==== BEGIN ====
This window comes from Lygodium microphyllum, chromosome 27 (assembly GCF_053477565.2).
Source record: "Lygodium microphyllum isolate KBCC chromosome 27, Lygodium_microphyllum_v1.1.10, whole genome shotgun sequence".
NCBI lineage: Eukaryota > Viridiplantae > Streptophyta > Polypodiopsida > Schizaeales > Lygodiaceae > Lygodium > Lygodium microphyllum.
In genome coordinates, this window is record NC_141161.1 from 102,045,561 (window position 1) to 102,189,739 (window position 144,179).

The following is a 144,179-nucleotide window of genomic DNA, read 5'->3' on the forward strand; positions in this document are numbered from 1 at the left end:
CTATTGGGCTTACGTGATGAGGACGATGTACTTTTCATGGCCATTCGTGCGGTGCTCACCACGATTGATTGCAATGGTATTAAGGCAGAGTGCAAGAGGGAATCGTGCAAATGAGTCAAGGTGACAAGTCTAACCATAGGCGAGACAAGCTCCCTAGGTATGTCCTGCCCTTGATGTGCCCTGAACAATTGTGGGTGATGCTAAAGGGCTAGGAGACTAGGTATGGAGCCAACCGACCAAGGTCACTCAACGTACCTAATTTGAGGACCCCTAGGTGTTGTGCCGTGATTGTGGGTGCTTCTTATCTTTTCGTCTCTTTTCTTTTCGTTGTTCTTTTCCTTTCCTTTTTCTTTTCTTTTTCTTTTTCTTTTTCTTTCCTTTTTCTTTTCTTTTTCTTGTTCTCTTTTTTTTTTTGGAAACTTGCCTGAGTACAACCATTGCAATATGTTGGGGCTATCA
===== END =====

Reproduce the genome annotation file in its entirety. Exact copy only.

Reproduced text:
This window comes from Lygodium microphyllum, chromosome 27 (assembly GCF_053477565.2).
Source record: "Lygodium microphyllum isolate KBCC chromosome 27, Lygodium_microphyllum_v1.1.10, whole genome shotgun sequence".
NCBI lineage: Eukaryota > Viridiplantae > Streptophyta > Polypodiopsida > Schizaeales > Lygodiaceae > Lygodium > Lygodium microphyllum.
In genome coordinates, this window is record NC_141161.1 from 102,045,561 (window position 1) to 102,189,739 (window position 144,179).

The following is a 144,179-nucleotide window of genomic DNA, read 5'->3' on the forward strand; positions in this document are numbered from 1 at the left end:
CTATTGGGCTTACGTGATGAGGACGATGTACTTTTCATGGCCATTCGTGCGGTGCTCACCACGATTGATTGCAATGGTATTAAGGCAGAGTGCAAGAGGGAATCGTGCAAATGAGTCAAGGTGACAAGTCTAACCATAGGCGAGACAAGCTCCCTAGGTATGTCCTGCCCTTGATGTGCCCTGAACAATTGTGGGTGATGCTAAAGGGCTAGGAGACTAGGTATGGAGCCAACCGACCAAGGTCACTCAACGTACCTAATTTGAGGACCCCTAGGTGTTGTGCCGTGATTGTGGGTGCTTCTTATCTTTTCGTCTCTTTTCTTTTCGTTGTTCTTTTCCTTTCCTTTTTCTTTTCTTTTTCTTTTTCTTTTTCTTTCCTTTTTCTTTTCTTTTTCTTGTTCTCTTTTTTTTTTTGGAAACTTGCCTGAGTACAACCATTGCAATATGTTGGGGCTATCA